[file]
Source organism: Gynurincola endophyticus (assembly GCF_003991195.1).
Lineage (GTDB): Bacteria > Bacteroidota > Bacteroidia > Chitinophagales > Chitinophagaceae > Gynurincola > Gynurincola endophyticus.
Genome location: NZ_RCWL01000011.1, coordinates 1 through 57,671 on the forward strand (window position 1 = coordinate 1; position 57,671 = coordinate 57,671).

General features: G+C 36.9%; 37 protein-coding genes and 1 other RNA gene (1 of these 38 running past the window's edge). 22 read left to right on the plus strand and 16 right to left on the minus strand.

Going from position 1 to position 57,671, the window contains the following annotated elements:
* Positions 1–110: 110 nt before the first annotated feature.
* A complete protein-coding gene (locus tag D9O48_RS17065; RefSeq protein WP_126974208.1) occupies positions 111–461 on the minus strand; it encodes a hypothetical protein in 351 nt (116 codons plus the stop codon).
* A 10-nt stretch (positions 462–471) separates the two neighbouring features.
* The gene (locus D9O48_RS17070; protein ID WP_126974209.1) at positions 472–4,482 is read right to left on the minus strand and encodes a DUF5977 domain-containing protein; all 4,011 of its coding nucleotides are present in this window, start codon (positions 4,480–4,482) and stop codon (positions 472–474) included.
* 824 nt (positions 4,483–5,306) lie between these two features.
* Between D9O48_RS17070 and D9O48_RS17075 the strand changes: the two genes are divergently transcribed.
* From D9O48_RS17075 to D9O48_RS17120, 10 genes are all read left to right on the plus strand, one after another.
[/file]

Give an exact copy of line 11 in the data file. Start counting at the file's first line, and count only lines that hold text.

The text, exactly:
* Between D9O48_RS17070 and D9O48_RS17075 the strand changes: the two genes are divergently transcribed.